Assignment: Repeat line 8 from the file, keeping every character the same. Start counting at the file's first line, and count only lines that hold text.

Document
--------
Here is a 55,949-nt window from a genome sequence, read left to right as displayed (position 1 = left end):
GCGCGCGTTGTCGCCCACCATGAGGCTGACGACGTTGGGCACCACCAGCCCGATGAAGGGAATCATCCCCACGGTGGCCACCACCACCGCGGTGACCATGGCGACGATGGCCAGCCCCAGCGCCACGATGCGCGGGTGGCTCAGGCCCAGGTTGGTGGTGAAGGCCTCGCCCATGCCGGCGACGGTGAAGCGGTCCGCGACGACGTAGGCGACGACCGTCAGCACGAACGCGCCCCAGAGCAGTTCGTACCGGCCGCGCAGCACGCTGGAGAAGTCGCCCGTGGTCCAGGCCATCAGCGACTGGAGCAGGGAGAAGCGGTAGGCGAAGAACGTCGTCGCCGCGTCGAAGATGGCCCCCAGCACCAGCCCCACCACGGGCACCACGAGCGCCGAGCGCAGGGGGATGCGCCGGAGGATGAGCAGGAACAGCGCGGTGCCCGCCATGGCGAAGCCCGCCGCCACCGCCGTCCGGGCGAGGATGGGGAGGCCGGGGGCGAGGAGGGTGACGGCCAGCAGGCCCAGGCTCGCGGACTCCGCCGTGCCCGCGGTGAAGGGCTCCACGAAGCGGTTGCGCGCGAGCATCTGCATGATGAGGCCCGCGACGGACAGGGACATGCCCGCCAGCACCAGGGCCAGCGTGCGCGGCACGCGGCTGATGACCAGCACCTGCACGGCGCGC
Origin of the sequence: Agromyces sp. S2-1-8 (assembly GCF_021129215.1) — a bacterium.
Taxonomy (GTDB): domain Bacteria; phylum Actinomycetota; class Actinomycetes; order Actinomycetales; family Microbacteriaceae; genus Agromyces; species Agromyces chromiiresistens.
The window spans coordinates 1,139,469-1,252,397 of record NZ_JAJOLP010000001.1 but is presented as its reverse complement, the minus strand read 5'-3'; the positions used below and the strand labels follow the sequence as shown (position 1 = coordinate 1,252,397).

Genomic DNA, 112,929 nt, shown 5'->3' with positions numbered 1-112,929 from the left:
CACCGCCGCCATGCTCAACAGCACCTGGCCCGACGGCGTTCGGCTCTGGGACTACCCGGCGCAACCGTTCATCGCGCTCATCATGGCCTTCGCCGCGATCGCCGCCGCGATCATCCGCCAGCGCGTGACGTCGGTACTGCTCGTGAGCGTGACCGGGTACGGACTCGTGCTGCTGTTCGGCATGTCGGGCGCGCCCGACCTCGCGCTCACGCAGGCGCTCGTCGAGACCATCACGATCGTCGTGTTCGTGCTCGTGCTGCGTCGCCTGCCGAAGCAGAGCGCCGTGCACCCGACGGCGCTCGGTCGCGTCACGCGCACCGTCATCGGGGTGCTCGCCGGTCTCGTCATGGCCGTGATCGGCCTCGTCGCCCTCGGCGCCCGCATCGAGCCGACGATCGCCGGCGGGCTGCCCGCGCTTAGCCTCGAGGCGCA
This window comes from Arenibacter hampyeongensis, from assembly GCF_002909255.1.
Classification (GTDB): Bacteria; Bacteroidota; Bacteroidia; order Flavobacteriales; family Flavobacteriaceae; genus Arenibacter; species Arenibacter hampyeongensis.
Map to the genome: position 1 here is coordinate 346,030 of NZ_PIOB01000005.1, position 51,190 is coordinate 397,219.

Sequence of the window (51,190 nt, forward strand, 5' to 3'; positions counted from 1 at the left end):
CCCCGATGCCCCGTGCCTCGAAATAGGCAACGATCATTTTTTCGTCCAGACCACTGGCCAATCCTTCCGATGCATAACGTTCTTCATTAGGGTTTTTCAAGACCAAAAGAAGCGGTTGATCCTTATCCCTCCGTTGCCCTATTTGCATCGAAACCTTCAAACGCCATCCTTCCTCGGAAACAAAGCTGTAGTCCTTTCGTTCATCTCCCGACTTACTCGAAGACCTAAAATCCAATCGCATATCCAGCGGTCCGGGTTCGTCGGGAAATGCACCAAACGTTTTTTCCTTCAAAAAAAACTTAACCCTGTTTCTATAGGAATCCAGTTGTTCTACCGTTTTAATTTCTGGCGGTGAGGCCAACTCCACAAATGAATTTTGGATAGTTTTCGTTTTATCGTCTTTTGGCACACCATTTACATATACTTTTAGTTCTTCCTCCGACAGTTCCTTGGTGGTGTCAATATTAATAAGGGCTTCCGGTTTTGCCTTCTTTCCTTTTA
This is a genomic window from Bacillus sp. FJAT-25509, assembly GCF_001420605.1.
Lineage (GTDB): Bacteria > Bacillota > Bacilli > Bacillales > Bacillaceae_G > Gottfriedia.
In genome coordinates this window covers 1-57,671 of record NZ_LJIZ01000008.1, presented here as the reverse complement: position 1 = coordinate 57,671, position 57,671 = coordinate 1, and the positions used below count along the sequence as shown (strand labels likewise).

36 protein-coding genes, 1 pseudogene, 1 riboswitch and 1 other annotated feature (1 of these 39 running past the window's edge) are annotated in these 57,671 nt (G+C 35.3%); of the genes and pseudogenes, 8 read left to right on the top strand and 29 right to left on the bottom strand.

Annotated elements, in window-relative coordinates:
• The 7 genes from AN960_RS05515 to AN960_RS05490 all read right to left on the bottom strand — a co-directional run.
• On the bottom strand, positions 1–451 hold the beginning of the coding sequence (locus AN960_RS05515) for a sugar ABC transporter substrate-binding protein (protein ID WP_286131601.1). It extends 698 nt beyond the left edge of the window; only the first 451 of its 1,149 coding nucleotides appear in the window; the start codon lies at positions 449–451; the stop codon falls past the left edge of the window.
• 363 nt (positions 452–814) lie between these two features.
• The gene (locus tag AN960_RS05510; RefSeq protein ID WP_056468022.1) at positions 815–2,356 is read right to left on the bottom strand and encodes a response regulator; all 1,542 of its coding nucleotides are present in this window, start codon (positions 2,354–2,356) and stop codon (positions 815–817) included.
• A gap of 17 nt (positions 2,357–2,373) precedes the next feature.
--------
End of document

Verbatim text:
This window comes from Arenibacter hampyeongensis, from assembly GCF_002909255.1.